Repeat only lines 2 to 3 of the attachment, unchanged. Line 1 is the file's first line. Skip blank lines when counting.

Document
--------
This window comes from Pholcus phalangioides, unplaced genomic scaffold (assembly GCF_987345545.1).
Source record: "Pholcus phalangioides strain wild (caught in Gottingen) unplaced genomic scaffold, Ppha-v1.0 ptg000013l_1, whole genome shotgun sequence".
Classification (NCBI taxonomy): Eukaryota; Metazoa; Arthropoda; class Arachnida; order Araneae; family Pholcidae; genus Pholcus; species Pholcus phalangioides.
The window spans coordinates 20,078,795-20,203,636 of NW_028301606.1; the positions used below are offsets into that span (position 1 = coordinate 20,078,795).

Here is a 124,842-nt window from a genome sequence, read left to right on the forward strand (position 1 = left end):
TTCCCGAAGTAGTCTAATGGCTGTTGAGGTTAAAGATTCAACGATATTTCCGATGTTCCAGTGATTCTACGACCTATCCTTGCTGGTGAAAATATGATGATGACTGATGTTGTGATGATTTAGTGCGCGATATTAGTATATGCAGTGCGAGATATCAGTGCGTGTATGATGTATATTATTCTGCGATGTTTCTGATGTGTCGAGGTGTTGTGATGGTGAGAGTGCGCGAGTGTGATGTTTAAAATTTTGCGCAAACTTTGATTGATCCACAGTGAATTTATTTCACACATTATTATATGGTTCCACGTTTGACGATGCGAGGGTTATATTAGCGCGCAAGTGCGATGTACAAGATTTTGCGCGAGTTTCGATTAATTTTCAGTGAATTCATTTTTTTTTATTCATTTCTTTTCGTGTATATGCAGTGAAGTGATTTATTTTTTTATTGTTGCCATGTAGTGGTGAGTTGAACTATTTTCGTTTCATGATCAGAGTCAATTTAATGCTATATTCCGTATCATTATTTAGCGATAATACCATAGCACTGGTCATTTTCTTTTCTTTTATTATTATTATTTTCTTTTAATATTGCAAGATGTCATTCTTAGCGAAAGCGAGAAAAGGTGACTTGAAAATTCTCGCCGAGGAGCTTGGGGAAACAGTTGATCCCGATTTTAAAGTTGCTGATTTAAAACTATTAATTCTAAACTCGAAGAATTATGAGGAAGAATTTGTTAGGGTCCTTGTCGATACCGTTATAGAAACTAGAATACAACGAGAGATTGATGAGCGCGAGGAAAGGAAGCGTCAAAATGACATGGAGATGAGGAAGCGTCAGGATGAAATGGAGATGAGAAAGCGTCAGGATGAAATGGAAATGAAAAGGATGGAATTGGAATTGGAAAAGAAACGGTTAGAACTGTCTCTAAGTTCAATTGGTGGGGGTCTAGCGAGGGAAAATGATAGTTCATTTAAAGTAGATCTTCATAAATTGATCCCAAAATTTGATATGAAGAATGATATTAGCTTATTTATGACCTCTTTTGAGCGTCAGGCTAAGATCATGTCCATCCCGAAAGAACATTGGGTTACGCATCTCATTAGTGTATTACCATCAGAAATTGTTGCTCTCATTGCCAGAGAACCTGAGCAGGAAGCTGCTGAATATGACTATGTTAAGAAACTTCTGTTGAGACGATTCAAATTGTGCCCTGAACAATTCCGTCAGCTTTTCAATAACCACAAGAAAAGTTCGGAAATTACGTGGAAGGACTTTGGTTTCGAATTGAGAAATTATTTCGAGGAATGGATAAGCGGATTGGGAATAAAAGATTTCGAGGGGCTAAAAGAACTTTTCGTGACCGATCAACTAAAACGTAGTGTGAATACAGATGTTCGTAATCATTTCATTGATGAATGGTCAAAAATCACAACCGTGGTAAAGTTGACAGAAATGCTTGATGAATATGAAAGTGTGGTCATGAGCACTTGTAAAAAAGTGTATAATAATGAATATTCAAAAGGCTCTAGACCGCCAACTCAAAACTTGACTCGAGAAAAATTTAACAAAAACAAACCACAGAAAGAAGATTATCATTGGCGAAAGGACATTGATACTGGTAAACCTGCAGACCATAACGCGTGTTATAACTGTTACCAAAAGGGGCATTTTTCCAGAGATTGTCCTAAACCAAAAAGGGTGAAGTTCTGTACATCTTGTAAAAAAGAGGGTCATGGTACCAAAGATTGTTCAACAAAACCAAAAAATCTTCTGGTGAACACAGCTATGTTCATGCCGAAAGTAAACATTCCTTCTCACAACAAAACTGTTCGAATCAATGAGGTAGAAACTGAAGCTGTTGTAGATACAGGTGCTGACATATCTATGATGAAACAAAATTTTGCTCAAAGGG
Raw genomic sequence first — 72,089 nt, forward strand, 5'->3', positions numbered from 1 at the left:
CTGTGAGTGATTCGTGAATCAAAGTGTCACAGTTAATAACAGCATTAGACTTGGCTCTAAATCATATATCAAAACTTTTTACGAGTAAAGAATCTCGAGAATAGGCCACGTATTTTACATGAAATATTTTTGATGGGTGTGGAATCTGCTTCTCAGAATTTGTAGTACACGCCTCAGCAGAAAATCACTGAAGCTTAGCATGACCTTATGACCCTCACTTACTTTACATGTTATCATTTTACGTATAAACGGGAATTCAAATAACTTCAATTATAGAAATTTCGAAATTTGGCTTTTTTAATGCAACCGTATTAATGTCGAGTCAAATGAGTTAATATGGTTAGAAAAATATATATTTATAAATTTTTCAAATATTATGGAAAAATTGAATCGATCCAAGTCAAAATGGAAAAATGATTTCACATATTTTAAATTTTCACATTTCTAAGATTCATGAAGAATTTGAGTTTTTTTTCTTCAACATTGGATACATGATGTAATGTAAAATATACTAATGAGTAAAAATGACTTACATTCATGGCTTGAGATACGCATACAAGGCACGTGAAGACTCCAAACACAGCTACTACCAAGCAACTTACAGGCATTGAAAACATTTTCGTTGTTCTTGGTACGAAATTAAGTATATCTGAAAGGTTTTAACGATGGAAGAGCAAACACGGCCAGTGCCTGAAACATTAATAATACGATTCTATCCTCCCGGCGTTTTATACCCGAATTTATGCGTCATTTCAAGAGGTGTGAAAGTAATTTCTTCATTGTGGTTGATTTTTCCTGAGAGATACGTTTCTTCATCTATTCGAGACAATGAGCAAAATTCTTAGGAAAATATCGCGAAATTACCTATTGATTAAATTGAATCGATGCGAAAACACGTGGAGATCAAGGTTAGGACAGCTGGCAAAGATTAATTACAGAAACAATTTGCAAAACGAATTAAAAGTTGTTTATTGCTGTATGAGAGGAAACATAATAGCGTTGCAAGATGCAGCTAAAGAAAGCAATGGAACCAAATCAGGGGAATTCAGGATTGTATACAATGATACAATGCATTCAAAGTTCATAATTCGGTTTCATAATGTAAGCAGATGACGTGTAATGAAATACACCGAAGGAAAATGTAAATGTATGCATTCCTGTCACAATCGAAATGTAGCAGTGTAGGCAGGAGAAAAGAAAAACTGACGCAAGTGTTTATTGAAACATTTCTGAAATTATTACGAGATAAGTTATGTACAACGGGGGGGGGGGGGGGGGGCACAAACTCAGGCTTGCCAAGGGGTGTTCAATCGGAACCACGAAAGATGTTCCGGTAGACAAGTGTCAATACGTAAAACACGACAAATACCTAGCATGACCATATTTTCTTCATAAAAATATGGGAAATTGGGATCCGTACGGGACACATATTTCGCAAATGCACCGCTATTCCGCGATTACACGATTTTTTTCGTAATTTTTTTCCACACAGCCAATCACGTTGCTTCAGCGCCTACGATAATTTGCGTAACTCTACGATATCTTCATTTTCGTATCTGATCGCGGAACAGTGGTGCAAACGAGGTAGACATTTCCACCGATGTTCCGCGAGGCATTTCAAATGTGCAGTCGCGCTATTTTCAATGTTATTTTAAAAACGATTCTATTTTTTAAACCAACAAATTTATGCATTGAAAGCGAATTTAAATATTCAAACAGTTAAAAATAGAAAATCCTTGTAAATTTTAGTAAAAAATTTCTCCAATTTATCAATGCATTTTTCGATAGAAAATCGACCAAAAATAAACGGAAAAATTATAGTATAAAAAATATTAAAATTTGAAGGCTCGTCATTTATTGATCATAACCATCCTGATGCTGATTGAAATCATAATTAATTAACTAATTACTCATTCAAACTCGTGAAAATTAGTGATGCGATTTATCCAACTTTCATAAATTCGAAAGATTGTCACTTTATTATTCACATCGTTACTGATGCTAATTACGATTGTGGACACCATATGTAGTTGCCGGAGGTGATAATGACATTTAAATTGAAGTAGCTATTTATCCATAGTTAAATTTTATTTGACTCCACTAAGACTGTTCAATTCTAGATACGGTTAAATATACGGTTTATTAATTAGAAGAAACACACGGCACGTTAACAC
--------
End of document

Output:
Source record: "Pholcus phalangioides strain wild (caught in Gottingen) unplaced genomic scaffold, Ppha-v1.0 ptg000013l_1, whole genome shotgun sequence".
Classification (NCBI taxonomy): Eukaryota; Metazoa; Arthropoda; class Arachnida; order Araneae; family Pholcidae; genus Pholcus; species Pholcus phalangioides.